How I went from job hunter to hunted


Network:  very important when sourcing a new job

Network: very important when sourcing a new job


After sending out hundreds of copies of my CV to dozens of companies over the last year, I realised that I was getting nowhere because my approach was wrong.

I did everything I was taught to do: I created a list of the top 20 companies I wanted to work for, I customised my CV for each opening, I networked online and offline. I met some fantastic people throughout the process, but nothing got me closer to securing a role, or even a chance to interview. What I had failed to do was ask myself some of the tough and honest questions early on.

My story began in May 2014 when, after 10 years of building a successful career in the Middle East, I decided to move to Silicon Valley to look for opportunities with tech companies.

I wanted to learn and to be part of something big. I knew it would be a challenge to restart my career in a new market, especially one that is densely populated with talent, so I expected the process to take a few months.

As a few months turned into a year and I saw no signs of progress, I reached a point of panic. Something felt wrong.

As a marketer, I decided to reframe the challenge. Instead of thinking as a job applicant, I had to think of myself as a product and identify ways to create demand around hiring me. I applied everything I knew about marketing and storytelling to build a campaign that would show Silicon Valley companies the kind of value I would bring to their teams.

The experiment was a report that I created for Airbnb that highlighted the promise and potential of expanding to the Middle East, a market that I am extremely familiar with and that, until recently, Airbnb had not focused on. I released the report on Twitter and copied Airbnb’s founders and leadership team. Behind the scenes, I also shared it by email with many personal and professional contacts and I encouraged them to share it if they thought that it was interesting.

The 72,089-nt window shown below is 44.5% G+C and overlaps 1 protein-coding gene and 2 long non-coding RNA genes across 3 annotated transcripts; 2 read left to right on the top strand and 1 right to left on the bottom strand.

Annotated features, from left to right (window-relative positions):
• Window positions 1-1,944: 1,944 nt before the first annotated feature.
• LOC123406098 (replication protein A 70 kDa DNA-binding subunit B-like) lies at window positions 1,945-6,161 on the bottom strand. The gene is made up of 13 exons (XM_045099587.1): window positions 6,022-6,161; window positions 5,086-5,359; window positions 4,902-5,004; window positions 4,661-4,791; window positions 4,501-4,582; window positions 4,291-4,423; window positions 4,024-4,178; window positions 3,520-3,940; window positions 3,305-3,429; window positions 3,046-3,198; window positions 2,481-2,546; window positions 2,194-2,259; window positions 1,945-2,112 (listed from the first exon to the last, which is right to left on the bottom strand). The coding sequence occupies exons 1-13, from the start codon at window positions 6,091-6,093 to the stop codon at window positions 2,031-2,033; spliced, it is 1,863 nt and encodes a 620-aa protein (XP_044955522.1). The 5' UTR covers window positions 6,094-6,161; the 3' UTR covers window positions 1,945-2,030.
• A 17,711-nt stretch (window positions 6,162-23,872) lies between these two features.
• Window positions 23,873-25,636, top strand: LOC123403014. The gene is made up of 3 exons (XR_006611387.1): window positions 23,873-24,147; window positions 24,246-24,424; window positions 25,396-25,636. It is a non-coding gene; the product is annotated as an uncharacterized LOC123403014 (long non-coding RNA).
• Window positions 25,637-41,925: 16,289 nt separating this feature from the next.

Within hours of releasing the report, a recruiter from Airbnb contacted me to schedule an interview. Within a few days, I had interviews with many of the area’s top tech companies. And within a few weeks, I had identified an exciting role and have since joined Upwork, an online platform that connects businesses with freelancers.

What I realise in hindsight is probably one of the most important lessons of my career so far. The project highlighted the qualities I wanted to show to recruiters; more importantly, it also addressed one of the main weaknesses they saw in me. In my case, having moved from Jordan to California, I was at a disadvantage. I didn’t have a network of people that I had worked with in the past, people who knew my work and would want to bring me onto their teams.

The company I had co-founded there didn’t have the recognition it enjoyed in the Middle East either. I had only looked at those shortcomings from my perspective until recently. What I had failed to see was that from most recruiters’ perspectives, the market I was coming from was irrelevant.

What the report helped me to do was to show, not tell, my value beyond their doubts. It refocused my perceived weakness into a strength: an international perspective with the promise of understanding and entering new markets.

– Copyright Harvard Business Review 2015. Nina Mufleh is a freelancer growth manager at Upwork, an online talent platform for freelancers, where she works with top freelancers around the world to establish and grow their careers online.


Previously published in The Irish Times.


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